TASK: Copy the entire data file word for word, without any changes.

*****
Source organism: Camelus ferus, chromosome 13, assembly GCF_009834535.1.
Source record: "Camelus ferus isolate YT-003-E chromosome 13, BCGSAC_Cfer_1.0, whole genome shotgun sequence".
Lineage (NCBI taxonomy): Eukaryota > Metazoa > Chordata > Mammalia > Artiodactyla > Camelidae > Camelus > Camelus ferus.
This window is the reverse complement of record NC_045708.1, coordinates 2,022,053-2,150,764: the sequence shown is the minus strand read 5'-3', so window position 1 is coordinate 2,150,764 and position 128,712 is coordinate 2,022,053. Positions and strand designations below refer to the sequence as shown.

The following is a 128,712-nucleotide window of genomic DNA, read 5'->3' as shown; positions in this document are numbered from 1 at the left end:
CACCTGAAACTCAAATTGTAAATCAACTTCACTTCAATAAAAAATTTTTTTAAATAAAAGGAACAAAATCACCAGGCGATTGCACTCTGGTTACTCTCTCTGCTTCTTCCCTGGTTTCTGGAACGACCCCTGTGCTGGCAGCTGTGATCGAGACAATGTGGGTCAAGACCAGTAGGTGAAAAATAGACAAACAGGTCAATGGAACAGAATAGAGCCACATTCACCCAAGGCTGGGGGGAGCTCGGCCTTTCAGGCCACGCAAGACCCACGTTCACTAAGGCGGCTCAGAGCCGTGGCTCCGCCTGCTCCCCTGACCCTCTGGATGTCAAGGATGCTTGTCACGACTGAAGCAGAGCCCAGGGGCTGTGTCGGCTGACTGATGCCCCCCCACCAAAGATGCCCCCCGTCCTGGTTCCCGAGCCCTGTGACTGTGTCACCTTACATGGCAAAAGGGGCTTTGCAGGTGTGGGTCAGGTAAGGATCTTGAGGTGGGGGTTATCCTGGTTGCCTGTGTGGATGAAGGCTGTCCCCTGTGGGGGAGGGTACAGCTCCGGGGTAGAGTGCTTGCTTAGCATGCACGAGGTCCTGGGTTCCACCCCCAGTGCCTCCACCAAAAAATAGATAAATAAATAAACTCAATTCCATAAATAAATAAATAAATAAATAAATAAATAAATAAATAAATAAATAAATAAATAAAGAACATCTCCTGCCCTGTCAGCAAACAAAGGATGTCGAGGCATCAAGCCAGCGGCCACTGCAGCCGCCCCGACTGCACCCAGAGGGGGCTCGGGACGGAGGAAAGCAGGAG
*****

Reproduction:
Source organism: Camelus ferus, chromosome 13, assembly GCF_009834535.1.
Source record: "Camelus ferus isolate YT-003-E chromosome 13, BCGSAC_Cfer_1.0, whole genome shotgun sequence".
Lineage (NCBI taxonomy): Eukaryota > Metazoa > Chordata > Mammalia > Artiodactyla > Camelidae > Camelus > Camelus ferus.
This window is the reverse complement of record NC_045708.1, coordinates 2,022,053-2,150,764: the sequence shown is the minus strand read 5'-3', so window position 1 is coordinate 2,150,764 and position 128,712 is coordinate 2,022,053. Positions and strand designations below refer to the sequence as shown.

The following is a 128,712-nucleotide window of genomic DNA, read 5'->3' as shown; positions in this document are numbered from 1 at the left end:
CACCTGAAACTCAAATTGTAAATCAACTTCACTTCAATAAAAAATTTTTTTAAATAAAAGGAACAAAATCACCAGGCGATTGCACTCTGGTTACTCTCTCTGCTTCTTCCCTGGTTTCTGGAACGACCCCTGTGCTGGCAGCTGTGATCGAGACAATGTGGGTCAAGACCAGTAGGTGAAAAATAGACAAACAGGTCAATGGAACAGAATAGAGCCACATTCACCCAAGGCTGGGGGGAGCTCGGCCTTTCAGGCCACGCAAGACCCACGTTCACTAAGGCGGCTCAGAGCCGTGGCTCCGCCTGCTCCCCTGACCCTCTGGATGTCAAGGATGCTTGTCACGACTGAAGCAGAGCCCAGGGGCTGTGTCGGCTGACTGATGCCCCCCCACCAAAGATGCCCCCCGTCCTGGTTCCCGAGCCCTGTGACTGTGTCACCTTACATGGCAAAAGGGGCTTTGCAGGTGTGGGTCAGGTAAGGATCTTGAGGTGGGGGTTATCCTGGTTGCCTGTGTGGATGAAGGCTGTCCCCTGTGGGGGAGGGTACAGCTCCGGGGTAGAGTGCTTGCTTAGCATGCACGAGGTCCTGGGTTCCACCCCCAGTGCCTCCACCAAAAAATAGATAAATAAATAAACTCAATTCCATAAATAAATAAATAAATAAATAAATAAATAAATAAATAAATAAATAAATAAATAAAGAACATCTCCTGCCCTGTCAGCAAACAAAGGATGTCGAGGCATCAAGCCAGCGGCCACTGCAGCCGCCCCGACTGCACCCAGAGGGGGCTCGGGACGGAGGAAAGCAGGAG